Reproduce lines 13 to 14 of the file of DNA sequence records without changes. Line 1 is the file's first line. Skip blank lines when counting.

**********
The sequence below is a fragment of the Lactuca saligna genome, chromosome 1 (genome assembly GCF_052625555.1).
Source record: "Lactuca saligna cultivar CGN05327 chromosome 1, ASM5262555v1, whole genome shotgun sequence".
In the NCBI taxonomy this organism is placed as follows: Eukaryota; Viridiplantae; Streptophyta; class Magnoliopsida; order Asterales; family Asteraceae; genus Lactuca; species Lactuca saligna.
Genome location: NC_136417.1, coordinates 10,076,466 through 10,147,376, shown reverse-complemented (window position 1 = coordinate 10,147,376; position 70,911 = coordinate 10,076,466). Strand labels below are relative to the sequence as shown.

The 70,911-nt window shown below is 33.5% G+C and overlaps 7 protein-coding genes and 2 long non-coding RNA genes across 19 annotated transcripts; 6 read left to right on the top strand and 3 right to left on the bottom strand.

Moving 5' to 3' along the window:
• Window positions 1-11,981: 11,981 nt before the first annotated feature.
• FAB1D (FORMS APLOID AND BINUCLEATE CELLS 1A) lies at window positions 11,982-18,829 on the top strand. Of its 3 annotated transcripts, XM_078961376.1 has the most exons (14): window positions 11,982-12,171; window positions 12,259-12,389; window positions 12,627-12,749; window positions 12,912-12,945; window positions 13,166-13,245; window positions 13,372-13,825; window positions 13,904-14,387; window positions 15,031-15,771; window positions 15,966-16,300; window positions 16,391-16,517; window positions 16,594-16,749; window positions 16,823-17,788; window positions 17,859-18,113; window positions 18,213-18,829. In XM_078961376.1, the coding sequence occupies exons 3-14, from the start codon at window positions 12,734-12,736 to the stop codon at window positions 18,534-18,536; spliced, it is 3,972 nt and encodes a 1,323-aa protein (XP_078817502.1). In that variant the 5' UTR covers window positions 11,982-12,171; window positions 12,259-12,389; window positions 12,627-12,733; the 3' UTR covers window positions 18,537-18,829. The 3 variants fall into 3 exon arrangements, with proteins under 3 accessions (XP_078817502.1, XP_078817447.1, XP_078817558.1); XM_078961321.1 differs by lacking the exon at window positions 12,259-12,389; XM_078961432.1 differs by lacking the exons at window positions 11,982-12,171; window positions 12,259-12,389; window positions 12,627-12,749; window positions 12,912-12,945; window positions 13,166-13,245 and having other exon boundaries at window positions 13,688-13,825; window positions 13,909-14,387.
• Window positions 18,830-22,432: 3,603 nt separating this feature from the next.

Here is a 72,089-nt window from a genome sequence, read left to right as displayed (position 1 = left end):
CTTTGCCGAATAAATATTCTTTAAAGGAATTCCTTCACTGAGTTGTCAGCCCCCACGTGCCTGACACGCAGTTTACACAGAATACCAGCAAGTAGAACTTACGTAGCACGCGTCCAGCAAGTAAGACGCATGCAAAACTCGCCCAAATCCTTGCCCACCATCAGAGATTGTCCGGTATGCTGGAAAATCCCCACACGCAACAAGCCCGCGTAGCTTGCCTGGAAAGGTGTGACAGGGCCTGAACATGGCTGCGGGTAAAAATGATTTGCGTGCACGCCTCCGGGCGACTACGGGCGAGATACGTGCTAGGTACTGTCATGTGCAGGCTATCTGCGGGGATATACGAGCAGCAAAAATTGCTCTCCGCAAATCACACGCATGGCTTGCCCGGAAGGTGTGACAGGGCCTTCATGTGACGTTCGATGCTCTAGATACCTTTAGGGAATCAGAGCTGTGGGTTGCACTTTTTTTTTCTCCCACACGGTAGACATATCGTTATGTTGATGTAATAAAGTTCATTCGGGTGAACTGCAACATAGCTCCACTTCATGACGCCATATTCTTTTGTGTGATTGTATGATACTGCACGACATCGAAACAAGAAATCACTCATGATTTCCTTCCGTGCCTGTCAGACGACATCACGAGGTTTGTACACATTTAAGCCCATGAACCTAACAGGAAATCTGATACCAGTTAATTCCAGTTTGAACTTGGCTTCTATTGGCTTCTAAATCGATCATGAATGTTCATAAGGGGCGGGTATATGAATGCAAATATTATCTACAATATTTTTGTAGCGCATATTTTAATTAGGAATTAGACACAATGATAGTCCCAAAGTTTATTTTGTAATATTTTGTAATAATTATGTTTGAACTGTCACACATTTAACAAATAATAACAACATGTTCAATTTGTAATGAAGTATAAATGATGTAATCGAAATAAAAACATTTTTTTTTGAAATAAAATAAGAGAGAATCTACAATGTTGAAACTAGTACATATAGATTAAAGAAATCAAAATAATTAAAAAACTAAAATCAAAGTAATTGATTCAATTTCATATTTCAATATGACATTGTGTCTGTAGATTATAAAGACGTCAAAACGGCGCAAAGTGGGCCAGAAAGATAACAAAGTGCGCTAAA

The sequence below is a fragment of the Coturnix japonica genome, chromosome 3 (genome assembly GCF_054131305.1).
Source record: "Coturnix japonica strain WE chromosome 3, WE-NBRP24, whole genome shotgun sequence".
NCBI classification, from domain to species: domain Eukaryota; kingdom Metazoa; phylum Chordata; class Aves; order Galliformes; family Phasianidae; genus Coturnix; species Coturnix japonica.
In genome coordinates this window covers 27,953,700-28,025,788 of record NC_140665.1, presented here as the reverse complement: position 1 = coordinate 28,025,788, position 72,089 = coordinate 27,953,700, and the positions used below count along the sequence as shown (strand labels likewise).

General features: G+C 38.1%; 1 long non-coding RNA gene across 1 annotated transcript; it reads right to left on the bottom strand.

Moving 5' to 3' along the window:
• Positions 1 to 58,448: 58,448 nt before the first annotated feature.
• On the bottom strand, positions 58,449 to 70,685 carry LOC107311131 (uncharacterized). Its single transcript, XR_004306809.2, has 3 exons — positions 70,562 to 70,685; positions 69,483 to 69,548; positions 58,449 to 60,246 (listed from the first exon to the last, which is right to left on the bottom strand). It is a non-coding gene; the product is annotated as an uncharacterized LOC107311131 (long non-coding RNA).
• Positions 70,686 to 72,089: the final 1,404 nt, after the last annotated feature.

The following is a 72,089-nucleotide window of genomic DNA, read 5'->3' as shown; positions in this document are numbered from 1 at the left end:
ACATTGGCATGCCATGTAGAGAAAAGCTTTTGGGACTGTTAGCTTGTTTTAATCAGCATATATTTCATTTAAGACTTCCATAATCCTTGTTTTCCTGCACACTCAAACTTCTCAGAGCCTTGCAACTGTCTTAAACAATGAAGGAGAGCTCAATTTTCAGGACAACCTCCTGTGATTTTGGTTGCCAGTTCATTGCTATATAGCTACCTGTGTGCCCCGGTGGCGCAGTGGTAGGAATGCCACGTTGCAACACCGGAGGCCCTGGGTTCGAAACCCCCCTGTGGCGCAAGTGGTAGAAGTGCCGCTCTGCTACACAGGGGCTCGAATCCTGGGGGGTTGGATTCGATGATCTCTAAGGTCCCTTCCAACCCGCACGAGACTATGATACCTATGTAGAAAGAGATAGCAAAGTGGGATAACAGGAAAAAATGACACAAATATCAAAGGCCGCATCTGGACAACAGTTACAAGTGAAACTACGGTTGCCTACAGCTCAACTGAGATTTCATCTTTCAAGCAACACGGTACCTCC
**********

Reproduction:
Source record: "Coturnix japonica strain WE chromosome 3, WE-NBRP24, whole genome shotgun sequence".
NCBI classification, from domain to species: domain Eukaryota; kingdom Metazoa; phylum Chordata; class Aves; order Galliformes; family Phasianidae; genus Coturnix; species Coturnix japonica.